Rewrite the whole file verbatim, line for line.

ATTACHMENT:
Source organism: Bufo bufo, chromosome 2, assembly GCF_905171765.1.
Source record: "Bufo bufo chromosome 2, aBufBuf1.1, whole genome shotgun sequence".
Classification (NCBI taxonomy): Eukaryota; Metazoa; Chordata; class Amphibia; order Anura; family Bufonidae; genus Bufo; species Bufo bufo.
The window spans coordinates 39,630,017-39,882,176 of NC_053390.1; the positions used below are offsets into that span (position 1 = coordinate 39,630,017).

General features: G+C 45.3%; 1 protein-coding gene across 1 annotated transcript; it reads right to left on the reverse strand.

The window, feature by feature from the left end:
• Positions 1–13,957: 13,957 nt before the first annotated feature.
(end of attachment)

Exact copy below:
Source organism: Bufo bufo, chromosome 2, assembly GCF_905171765.1.
Source record: "Bufo bufo chromosome 2, aBufBuf1.1, whole genome shotgun sequence".
Classification (NCBI taxonomy): Eukaryota; Metazoa; Chordata; class Amphibia; order Anura; family Bufonidae; genus Bufo; species Bufo bufo.
The window spans coordinates 39,630,017-39,882,176 of NC_053390.1; the positions used below are offsets into that span (position 1 = coordinate 39,630,017).

General features: G+C 45.3%; 1 protein-coding gene across 1 annotated transcript; it reads right to left on the reverse strand.

The window, feature by feature from the left end:
• Positions 1–13,957: 13,957 nt before the first annotated feature.